At 4:30 the Refectory opens for "tea" (this I think a relic of St. Gregory's roots in the English Benedictine community at Nashdom back in the 1930's), and at 4:50 the Bell rings for 5 p.m. Vespers--the most musical service of the day, including prayers, readings, sung psalms, and a sung Magnificat.

At the conclusion of Vespers the Church is reserved for a period of silent meditation and Centering Prayer.

Then at 5:50 guests again gather at the Refectory door, with 6 p.m. Dinner--generally a very simple meal: perhaps a bowl of soup and a slice of bread, or a half a sandwich and a small salad, during which time again the continuation of the Refectory reading.

After Dinner is another quiet time. When I'm at the monastery in winter usually what I do is make a cup of decaf in the Guesthouse and spend the time reading. In spring and fall, when it's still light after dinner, I'll take a walk. At 7:35 the Bell rings for 7:45 Compline--a service that begins with a long reading from one of the ancient Church Fathers, then traditional psalms, readings, and prayers, concluding with the singing (in Latin) of the Salve Regina and with the Abbot's Asperges (the sprinkling of Holy Water over the monks and guests)and prayers. Then, entering what is called the "Great Silence" of the night, the monks head back in silence to the monastic residence and guests to the guesthouse. I sometimes will sit up for a while reading--and then, by 9 p.m., it's bedtime . . . .

Thus at St. Gregory's Monday through Saturday. On Sunday, things are rather different. The morning begins a bit later, with a combined service of Matins and Lauds beginning at 5:30 a.m., then with Terce and Mass at 8:30 p.m. ( a solemn service, with more singing, incence, and the Church decorated with flowers from the monastery gardens), a coffee hour (with cookies!) following. Sext and Nones are combined at 11 a.m., and Lunch--which begins with an ancient liturgy as the monks exchange the various roles (reader, cooks, servers, laundry, etc.)--which is rather elegant. Without reading, but with recorded music, and . . . dessert!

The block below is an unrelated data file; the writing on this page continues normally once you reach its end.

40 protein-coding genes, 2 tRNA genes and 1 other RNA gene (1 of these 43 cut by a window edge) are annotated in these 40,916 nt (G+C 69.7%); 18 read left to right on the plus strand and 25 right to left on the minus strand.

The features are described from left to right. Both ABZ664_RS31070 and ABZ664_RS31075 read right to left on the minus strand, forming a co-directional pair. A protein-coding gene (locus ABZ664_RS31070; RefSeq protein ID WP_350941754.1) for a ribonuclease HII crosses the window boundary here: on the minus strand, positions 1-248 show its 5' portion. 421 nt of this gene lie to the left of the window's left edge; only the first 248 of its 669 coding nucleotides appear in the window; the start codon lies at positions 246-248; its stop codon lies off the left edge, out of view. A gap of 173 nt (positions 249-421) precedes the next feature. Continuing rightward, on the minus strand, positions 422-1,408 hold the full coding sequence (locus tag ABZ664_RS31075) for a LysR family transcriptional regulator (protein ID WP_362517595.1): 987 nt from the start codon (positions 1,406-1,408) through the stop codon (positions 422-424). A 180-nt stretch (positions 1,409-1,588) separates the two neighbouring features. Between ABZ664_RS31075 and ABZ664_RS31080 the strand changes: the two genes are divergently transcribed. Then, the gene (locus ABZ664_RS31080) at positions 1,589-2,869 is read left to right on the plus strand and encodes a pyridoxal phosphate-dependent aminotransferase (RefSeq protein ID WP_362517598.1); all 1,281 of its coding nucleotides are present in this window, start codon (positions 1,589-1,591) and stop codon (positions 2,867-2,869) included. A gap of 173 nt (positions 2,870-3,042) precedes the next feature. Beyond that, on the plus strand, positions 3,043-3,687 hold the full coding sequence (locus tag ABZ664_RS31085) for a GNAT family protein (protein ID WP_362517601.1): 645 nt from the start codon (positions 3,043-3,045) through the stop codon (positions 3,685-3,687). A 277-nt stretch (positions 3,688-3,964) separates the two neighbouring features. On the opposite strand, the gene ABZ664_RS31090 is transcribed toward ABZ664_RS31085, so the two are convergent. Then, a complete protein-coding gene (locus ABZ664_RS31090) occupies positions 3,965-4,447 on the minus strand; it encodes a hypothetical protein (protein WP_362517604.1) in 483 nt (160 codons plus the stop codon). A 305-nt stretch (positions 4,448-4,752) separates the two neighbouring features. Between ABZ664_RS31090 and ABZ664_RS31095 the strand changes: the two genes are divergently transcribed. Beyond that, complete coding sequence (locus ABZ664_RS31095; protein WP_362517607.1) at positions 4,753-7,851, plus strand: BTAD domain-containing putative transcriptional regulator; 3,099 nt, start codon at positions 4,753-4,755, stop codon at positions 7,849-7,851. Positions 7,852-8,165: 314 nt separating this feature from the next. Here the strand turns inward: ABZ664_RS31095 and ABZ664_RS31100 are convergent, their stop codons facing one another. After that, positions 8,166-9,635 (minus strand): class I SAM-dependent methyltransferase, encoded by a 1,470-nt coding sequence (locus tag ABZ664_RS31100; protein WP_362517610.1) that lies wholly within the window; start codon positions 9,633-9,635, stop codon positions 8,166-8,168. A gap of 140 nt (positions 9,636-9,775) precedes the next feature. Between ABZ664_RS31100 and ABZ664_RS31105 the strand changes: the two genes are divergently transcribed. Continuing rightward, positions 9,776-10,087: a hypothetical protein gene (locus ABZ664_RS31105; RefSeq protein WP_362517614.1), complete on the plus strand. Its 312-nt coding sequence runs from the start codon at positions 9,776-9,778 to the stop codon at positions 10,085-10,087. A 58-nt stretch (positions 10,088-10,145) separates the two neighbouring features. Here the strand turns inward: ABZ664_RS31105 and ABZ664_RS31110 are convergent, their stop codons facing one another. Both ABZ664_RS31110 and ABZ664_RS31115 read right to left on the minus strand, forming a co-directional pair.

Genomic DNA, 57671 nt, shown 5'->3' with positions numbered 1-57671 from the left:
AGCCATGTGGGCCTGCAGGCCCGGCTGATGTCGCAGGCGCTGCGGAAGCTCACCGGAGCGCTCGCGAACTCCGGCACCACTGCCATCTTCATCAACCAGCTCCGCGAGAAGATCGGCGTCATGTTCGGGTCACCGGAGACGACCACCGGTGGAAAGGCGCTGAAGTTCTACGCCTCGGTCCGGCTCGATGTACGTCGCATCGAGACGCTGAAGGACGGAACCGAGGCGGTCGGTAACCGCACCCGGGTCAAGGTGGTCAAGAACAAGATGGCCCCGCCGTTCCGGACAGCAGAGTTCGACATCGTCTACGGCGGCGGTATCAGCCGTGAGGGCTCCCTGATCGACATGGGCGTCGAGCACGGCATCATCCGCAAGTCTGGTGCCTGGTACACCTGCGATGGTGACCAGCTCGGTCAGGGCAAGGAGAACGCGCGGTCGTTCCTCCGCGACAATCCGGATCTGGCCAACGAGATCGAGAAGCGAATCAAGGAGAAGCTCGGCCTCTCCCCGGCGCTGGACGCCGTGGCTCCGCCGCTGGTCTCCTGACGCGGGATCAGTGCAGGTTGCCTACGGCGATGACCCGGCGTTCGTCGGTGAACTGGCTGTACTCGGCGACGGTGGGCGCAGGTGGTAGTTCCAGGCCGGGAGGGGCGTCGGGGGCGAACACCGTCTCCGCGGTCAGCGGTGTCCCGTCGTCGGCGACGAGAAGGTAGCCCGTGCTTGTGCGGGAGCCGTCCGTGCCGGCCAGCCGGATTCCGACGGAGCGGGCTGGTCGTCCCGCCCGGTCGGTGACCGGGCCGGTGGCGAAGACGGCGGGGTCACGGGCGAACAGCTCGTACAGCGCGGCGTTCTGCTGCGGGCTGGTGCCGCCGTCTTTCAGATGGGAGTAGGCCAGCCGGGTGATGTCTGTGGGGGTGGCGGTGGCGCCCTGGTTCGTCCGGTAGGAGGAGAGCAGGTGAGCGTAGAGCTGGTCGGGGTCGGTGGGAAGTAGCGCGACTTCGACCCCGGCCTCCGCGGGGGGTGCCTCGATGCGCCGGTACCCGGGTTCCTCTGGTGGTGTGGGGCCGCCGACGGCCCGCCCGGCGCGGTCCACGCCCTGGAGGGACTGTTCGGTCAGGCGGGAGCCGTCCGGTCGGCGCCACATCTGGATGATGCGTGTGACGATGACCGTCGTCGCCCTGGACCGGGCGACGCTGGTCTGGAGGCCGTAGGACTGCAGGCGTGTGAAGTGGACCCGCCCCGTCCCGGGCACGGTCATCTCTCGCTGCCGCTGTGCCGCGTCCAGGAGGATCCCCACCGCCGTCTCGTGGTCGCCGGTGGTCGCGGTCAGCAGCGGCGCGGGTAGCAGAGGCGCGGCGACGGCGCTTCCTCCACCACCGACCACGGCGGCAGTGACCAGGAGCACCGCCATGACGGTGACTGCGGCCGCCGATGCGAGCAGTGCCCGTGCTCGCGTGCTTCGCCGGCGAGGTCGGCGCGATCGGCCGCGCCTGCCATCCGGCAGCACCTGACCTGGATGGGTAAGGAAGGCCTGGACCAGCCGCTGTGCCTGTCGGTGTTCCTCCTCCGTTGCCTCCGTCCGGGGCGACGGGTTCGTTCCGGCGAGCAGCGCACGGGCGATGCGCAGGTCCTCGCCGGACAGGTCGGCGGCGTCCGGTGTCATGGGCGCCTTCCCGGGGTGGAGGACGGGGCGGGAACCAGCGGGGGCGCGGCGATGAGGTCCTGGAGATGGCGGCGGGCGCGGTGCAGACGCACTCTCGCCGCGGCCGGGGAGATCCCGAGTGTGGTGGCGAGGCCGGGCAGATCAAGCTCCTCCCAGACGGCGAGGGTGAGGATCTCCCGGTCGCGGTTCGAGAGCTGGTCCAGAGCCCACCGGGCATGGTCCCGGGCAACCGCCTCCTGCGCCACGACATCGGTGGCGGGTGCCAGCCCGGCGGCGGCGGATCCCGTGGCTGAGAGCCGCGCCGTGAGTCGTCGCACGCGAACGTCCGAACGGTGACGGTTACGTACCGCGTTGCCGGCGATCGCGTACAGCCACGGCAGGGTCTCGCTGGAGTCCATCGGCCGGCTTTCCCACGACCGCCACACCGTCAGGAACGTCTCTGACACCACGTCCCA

The long afternoon is quiet around the monastic grounds. At 5 p.m. a lovely sung Vespers, and then at 6:30 the one informal, "talking" meal of the week--usually something simple--pizza, hamburger barbecue, etc., and usually with a beer or wine option. This the one extended time of the monastic week (not counting a few minutes at the Refectory door before meals) when monks other than the Abbot or Guestmaster will spend social, conversational time with guests and visitors. This until 7:45, and then Compline . . . and then the Great Silence begins, and a new week.

The life of the monastery is one that is rooted in an immersion in prayer and scripture, and in the practice of quiet, Christ-centered restraint, balance, order, and hospitality--with a special intention to cultivate a rich inner and inward awareness.

In February 2004 I had the opportunity, during my sabbatical, to live at St. Gregory's for a full month. Each year since I've returned for a retreat, usually for four or five days in the spring or fall, and a couple of years ago I entered the Confraternity of the Order of St. Benedict through St. Gregory's. I've come to think of the monastery as a very much a spiritual home-away-from-home, of the monks who make their home there as friends--and I have indeed found it to be a blessing to my life and ministry in more ways than I can count.


1 comment:

Anonymous said...

Sounds good to me.
xx- Susy